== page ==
Traditional masculinity is a social and cultural construct that dictates the way that men are expected to live, act, behave, and feel. This constraint is likely the catalyst for the issues that men experience in expressing emotion and demonstrating emotional needs. Masculinity determines that men should be emotionally and physically strong, stoic, in control of situations (including their emotions), independent, aggressive, and competitive, among numerous other characteristics and traits. Social messages on masculinity are transmitted to males starting at a very early age where a conditioning process ensues they are often inculcated by a male’s parents, teachers, other family members, and caregivers who socialized males to avoid crying, to engage in rough play, and to compete with other boys.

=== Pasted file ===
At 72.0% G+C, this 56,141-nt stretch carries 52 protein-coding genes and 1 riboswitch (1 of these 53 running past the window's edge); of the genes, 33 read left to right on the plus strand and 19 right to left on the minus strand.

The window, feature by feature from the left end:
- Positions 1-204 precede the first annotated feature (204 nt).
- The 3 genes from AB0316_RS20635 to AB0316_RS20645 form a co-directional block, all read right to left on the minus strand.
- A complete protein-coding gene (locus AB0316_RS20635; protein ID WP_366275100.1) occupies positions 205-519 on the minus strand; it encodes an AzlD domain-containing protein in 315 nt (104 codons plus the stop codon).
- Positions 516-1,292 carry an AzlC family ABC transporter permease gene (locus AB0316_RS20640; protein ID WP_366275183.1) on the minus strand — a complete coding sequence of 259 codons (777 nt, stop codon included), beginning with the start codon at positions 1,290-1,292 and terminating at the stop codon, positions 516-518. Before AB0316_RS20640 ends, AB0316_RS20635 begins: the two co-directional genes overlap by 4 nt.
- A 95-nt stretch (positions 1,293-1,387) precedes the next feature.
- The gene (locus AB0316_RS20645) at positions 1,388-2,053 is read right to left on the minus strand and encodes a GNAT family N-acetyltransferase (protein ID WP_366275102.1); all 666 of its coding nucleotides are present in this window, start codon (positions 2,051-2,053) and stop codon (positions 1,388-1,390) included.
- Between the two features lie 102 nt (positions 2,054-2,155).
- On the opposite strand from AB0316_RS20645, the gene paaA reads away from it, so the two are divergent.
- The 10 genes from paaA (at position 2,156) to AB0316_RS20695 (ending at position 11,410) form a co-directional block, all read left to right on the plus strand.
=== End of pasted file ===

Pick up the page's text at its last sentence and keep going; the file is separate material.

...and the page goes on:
This socialization is in stark contrast to the manner in which young females are socialized. In societies that foster traditional masculinity, females are encouraged to express emotion, engage in caretaking activities, be a good friend to other females, be cooperative and verbally communicative, and show affection, among other traits. This is likely why females utilize verbal expressions (of emotion and otherwise) more readily than males do, allowing them a healthy outlet to express their feelings. Males and females do not differ in the feelings and emotions they experience as these are normal human tendencies; the difference lies in how boys and girls and men and women have been socialized and conditioned to express emotion.Download Article 1K Club